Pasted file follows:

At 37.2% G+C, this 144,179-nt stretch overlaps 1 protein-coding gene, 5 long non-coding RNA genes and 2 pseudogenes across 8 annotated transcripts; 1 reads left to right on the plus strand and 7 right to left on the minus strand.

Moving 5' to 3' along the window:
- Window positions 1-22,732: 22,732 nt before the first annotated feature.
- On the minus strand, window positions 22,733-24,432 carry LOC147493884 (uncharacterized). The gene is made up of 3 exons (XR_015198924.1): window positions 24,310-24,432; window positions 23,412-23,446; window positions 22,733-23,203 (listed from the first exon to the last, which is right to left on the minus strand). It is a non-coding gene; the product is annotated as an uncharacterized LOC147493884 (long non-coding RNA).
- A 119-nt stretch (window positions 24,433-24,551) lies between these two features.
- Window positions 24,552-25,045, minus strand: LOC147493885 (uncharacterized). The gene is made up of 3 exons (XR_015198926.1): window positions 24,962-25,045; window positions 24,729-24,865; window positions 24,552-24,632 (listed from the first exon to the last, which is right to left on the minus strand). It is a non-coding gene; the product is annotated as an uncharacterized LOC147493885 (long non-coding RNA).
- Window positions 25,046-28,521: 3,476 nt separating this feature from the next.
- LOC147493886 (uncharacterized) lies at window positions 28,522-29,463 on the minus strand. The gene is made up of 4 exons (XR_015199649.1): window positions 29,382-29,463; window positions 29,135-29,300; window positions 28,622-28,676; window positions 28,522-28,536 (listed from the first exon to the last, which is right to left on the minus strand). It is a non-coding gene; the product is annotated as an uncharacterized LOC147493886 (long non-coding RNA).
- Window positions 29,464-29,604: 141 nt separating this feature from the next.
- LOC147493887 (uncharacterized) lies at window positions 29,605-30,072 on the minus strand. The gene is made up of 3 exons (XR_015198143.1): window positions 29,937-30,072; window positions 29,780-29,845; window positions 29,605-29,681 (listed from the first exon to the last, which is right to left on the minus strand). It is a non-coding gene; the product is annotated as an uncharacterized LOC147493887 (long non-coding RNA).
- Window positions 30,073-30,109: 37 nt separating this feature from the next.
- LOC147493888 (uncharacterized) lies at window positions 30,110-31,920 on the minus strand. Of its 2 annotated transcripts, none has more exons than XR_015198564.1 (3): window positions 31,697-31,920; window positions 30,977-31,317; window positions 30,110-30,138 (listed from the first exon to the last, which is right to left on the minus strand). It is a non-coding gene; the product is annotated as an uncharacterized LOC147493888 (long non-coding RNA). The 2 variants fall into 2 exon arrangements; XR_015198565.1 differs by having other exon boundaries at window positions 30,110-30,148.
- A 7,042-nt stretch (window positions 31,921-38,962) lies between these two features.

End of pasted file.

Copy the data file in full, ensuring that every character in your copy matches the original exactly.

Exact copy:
At 37.2% G+C, this 144,179-nt stretch overlaps 1 protein-coding gene, 5 long non-coding RNA genes and 2 pseudogenes across 8 annotated transcripts; 1 reads left to right on the plus strand and 7 right to left on the minus strand.

Moving 5' to 3' along the window:
- Window positions 1-22,732: 22,732 nt before the first annotated feature.
- On the minus strand, window positions 22,733-24,432 carry LOC147493884 (uncharacterized). The gene is made up of 3 exons (XR_015198924.1): window positions 24,310-24,432; window positions 23,412-23,446; window positions 22,733-23,203 (listed from the first exon to the last, which is right to left on the minus strand). It is a non-coding gene; the product is annotated as an uncharacterized LOC147493884 (long non-coding RNA).
- A 119-nt stretch (window positions 24,433-24,551) lies between these two features.
- Window positions 24,552-25,045, minus strand: LOC147493885 (uncharacterized). The gene is made up of 3 exons (XR_015198926.1): window positions 24,962-25,045; window positions 24,729-24,865; window positions 24,552-24,632 (listed from the first exon to the last, which is right to left on the minus strand). It is a non-coding gene; the product is annotated as an uncharacterized LOC147493885 (long non-coding RNA).
- Window positions 25,046-28,521: 3,476 nt separating this feature from the next.
- LOC147493886 (uncharacterized) lies at window positions 28,522-29,463 on the minus strand. The gene is made up of 4 exons (XR_015199649.1): window positions 29,382-29,463; window positions 29,135-29,300; window positions 28,622-28,676; window positions 28,522-28,536 (listed from the first exon to the last, which is right to left on the minus strand). It is a non-coding gene; the product is annotated as an uncharacterized LOC147493886 (long non-coding RNA).
- Window positions 29,464-29,604: 141 nt separating this feature from the next.
- LOC147493887 (uncharacterized) lies at window positions 29,605-30,072 on the minus strand. The gene is made up of 3 exons (XR_015198143.1): window positions 29,937-30,072; window positions 29,780-29,845; window positions 29,605-29,681 (listed from the first exon to the last, which is right to left on the minus strand). It is a non-coding gene; the product is annotated as an uncharacterized LOC147493887 (long non-coding RNA).
- Window positions 30,073-30,109: 37 nt separating this feature from the next.
- LOC147493888 (uncharacterized) lies at window positions 30,110-31,920 on the minus strand. Of its 2 annotated transcripts, none has more exons than XR_015198564.1 (3): window positions 31,697-31,920; window positions 30,977-31,317; window positions 30,110-30,138 (listed from the first exon to the last, which is right to left on the minus strand). It is a non-coding gene; the product is annotated as an uncharacterized LOC147493888 (long non-coding RNA). The 2 variants fall into 2 exon arrangements; XR_015198565.1 differs by having other exon boundaries at window positions 30,110-30,148.
- A 7,042-nt stretch (window positions 31,921-38,962) lies between these two features.